Making bloom while the sun shinesBook cover

Poetry review by Angela Gardner

Undercover of Lightness, New & Selected Poems

Andrew Burke
Walleah Press 2012
IBSN 9780980712070


Andrew Burke’s substantial new collection, Undercover of Lightness, New & Selected Poems, comes in at just under 150 pages. The majority of the book is taken up by new poems prefaced by an epigraph from Kenneth Koch “If one writes every day, one’s poems may talk to each other.” The practice of writing everyday is crucial to the work because it produces an unselfconscious observation that allows the reader access to the personal.

A poem early in the collection shows how personal and constant the quest to understand is, but also how this is resolved into poetry.

                                                      Once again
I’ve been wondering what poetry is,
what it’s made of, and who called
it that in the first place. Bottle brush bush
is happy now, head above the parapet,
making bloom while the sun shines.
                                                      Making Bloom while the Sun Shines, p3

The two sentences together in the poem create a connection between our taking up of the poet’s question about the nature of poetry, and its resolution in the description of the everyday becoming itself the stuff of poetry. It is seemingly effortless and yet so elegant in the words’ balance and their modest poise.

I am particularly grateful to the poem ‘Diary: Royal Perth Hospital 2010’ for its first-hand account of a heart operation: the days in hospital prior to the operation, what is remembered of the day itself, and the aftermath and recovery. I am grateful because my father had just had an operation and he had also undergone the traumatic nightmares that the procedure and the anaesthetic create. The poet’s description, a “nightmare montage”, brings his heart and intelligence to all aspects of existence and illuminates my father’s experience.

I am reduced to tears
as machines measure
ebb and flow of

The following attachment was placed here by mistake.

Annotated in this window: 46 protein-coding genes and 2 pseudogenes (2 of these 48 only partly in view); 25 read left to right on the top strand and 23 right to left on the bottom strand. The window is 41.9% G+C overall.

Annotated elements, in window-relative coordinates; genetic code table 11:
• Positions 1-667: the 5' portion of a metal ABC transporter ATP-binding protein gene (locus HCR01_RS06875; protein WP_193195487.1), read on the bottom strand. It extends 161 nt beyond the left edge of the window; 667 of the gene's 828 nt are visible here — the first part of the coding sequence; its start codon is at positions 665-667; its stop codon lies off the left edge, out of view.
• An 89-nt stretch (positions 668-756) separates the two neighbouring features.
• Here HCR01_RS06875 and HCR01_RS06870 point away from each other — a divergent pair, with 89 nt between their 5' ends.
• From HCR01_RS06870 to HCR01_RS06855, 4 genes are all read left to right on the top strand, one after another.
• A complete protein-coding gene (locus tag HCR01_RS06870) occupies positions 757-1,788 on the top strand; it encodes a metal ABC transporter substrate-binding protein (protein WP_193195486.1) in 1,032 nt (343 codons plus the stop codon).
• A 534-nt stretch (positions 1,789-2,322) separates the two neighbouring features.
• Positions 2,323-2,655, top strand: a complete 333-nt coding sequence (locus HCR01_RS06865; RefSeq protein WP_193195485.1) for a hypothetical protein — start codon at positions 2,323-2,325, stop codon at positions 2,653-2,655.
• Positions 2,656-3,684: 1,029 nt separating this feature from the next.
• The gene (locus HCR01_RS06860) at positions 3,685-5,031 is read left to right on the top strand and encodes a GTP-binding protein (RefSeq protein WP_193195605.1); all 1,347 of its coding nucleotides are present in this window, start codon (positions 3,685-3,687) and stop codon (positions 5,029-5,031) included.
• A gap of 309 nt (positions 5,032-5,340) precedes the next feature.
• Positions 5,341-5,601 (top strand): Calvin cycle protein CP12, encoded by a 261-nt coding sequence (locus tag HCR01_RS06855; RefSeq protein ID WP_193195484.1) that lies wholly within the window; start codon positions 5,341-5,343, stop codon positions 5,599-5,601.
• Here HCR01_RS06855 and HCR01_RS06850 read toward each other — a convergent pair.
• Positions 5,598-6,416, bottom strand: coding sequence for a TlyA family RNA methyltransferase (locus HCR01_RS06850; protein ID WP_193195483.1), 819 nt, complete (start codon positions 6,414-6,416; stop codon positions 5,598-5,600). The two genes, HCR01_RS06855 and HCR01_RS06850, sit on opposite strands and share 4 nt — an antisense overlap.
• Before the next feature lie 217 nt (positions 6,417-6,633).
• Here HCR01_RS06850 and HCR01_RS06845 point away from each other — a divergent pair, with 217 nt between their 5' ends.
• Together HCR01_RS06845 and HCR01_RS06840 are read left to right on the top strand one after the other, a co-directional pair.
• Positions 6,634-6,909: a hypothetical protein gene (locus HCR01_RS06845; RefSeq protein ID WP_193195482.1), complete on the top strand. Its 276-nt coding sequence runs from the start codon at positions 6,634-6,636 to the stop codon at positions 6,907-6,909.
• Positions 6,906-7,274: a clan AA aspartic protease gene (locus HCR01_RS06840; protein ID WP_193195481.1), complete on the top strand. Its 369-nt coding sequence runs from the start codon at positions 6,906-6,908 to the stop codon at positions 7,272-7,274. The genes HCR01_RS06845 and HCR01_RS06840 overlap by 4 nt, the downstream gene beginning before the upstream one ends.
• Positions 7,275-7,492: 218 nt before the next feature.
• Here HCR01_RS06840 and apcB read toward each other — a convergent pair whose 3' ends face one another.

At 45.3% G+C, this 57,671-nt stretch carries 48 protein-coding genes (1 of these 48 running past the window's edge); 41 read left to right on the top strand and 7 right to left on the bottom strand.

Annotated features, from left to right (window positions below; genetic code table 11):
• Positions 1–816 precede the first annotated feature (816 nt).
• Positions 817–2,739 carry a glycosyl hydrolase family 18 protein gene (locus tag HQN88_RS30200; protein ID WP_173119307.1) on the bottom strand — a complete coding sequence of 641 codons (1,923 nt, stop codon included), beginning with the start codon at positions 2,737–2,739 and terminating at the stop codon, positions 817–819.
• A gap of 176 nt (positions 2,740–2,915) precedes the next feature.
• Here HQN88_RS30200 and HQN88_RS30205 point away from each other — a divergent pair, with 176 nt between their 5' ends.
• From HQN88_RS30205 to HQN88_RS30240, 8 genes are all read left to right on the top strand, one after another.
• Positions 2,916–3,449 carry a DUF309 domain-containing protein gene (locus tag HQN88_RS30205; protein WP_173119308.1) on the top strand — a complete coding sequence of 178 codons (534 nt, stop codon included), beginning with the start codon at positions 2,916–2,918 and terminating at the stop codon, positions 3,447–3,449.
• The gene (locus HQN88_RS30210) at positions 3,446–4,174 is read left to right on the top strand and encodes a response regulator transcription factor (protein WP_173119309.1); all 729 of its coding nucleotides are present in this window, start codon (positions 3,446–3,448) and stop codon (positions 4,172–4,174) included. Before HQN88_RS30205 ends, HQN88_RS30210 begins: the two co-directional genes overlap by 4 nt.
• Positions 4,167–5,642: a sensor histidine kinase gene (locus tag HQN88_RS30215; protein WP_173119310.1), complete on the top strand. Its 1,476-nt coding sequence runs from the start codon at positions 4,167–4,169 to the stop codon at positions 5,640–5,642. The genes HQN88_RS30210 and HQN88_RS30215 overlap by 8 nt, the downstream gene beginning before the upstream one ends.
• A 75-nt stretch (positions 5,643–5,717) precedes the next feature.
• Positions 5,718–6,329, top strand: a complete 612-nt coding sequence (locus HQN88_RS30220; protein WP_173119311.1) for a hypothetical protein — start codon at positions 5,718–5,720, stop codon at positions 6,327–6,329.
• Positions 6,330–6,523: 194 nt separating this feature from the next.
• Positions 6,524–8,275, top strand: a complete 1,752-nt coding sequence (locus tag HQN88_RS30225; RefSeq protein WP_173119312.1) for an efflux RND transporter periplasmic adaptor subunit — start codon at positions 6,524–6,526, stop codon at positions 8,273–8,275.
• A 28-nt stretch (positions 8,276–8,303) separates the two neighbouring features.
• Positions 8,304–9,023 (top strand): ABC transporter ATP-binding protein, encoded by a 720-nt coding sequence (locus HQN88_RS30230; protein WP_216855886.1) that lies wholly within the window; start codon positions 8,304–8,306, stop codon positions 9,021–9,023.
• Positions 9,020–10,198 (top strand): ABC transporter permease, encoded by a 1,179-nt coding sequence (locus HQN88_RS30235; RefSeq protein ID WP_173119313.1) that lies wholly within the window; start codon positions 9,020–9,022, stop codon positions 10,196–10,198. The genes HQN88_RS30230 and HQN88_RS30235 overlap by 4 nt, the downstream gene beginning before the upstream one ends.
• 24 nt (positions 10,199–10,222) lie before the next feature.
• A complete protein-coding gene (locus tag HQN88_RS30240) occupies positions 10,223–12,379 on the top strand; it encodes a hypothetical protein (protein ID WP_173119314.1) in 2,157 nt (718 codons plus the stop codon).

days, nights worse
as choppers drop
squads of para-
noia troops — terrorists
                                    Diary: Royal Perth Hospital 2010’, p51-55


Life in hospitals does have its ebb and flow measured by events at once intimately connected to the body but also detached from it into the needs of shifts, dosages, ward rounds; a completely different measurement of time exists. Burke manages to give us that parallel in just a few words. This is followed by a precise line break that lets the reader’s mind flow on to para-troopers only to discover the word has in the following line become paranoia. It is these little touches that show how the practice of daily writing hones and refines word choice and placement. Consider the conclusion to the poem ‘Gibb River yacht Club’: “I shake my head,/unpeg the washing—/my wife’s black knickers/ start another line” for its language both accessible and playful, its simplicity yet multiple readings.

Burke’s subject is often familial as well as familiar, his wife, his son, his parents all appear in his poems adding to our engagement with the poet himself as we learn to trust the quiet simplicity of his narrative and how it lead us to meaning. I’d like to quote the poet himself quoting in his poem ‘Natural SFX’ Charles Tomlinson:

it rings true: for
silence / is an imagined

This is an excellent and valuable collection, relevant and precise in its subject and delivery. It is good news for Australian publishing to see Walleah Press, who formerly published the journal Famous Reporter, now publishing a list of poetry collections. I wish Andrew Burke many more years of writing.